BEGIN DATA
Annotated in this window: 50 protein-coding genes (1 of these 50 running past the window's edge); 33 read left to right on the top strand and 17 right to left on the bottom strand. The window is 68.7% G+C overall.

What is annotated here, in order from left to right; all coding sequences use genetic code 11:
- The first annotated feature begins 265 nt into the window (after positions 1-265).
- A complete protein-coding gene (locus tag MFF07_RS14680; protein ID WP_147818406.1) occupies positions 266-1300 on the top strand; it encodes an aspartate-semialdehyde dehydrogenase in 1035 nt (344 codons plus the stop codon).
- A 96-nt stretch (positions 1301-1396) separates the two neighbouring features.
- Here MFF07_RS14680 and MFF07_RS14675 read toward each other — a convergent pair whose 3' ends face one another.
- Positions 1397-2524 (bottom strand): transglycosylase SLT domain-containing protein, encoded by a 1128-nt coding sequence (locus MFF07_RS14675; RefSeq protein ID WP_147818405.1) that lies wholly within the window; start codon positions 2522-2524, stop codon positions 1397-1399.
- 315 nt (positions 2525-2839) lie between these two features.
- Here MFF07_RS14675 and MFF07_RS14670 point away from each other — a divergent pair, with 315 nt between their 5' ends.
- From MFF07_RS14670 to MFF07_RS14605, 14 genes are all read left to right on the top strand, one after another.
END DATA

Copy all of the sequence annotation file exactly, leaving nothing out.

Annotated in this window: 50 protein-coding genes (1 of these 50 running past the window's edge); 33 read left to right on the top strand and 17 right to left on the bottom strand. The window is 68.7% G+C overall.

What is annotated here, in order from left to right; all coding sequences use genetic code 11:
- The first annotated feature begins 265 nt into the window (after positions 1-265).
- A complete protein-coding gene (locus tag MFF07_RS14680; protein ID WP_147818406.1) occupies positions 266-1300 on the top strand; it encodes an aspartate-semialdehyde dehydrogenase in 1035 nt (344 codons plus the stop codon).
- A 96-nt stretch (positions 1301-1396) separates the two neighbouring features.
- Here MFF07_RS14680 and MFF07_RS14675 read toward each other — a convergent pair whose 3' ends face one another.
- Positions 1397-2524 (bottom strand): transglycosylase SLT domain-containing protein, encoded by a 1128-nt coding sequence (locus MFF07_RS14675; RefSeq protein ID WP_147818405.1) that lies wholly within the window; start codon positions 2522-2524, stop codon positions 1397-1399.
- 315 nt (positions 2525-2839) lie between these two features.
- Here MFF07_RS14675 and MFF07_RS14670 point away from each other — a divergent pair, with 315 nt between their 5' ends.
- From MFF07_RS14670 to MFF07_RS14605, 14 genes are all read left to right on the top strand, one after another.